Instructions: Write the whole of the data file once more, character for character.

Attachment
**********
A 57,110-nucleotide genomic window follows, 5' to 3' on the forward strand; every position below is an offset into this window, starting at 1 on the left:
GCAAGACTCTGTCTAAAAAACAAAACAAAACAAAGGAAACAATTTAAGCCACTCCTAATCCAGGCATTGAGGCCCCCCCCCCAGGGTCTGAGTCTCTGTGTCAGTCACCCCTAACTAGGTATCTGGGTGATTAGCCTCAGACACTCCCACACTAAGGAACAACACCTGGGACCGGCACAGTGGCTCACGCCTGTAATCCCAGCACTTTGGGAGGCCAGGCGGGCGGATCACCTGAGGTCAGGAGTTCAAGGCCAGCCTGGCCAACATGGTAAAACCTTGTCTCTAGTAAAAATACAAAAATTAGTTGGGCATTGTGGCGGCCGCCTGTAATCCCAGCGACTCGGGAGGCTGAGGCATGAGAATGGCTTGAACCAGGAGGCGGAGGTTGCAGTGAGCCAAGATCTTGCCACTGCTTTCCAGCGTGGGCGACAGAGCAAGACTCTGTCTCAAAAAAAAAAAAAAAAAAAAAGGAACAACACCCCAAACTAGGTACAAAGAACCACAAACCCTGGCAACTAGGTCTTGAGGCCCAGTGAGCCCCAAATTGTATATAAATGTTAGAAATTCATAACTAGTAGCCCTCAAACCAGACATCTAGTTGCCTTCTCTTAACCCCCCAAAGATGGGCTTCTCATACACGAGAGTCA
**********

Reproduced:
A 57,110-nucleotide genomic window follows, 5' to 3' on the forward strand; every position below is an offset into this window, starting at 1 on the left:
GCAAGACTCTGTCTAAAAAACAAAACAAAACAAAGGAAACAATTTAAGCCACTCCTAATCCAGGCATTGAGGCCCCCCCCCCAGGGTCTGAGTCTCTGTGTCAGTCACCCCTAACTAGGTATCTGGGTGATTAGCCTCAGACACTCCCACACTAAGGAACAACACCTGGGACCGGCACAGTGGCTCACGCCTGTAATCCCAGCACTTTGGGAGGCCAGGCGGGCGGATCACCTGAGGTCAGGAGTTCAAGGCCAGCCTGGCCAACATGGTAAAACCTTGTCTCTAGTAAAAATACAAAAATTAGTTGGGCATTGTGGCGGCCGCCTGTAATCCCAGCGACTCGGGAGGCTGAGGCATGAGAATGGCTTGAACCAGGAGGCGGAGGTTGCAGTGAGCCAAGATCTTGCCACTGCTTTCCAGCGTGGGCGACAGAGCAAGACTCTGTCTCAAAAAAAAAAAAAAAAAAAAAGGAACAACACCCCAAACTAGGTACAAAGAACCACAAACCCTGGCAACTAGGTCTTGAGGCCCAGTGAGCCCCAAATTGTATATAAATGTTAGAAATTCATAACTAGTAGCCCTCAAACCAGACATCTAGTTGCCTTCTCTTAACCCCCCAAAGATGGGCTTCTCATACACGAGAGTCA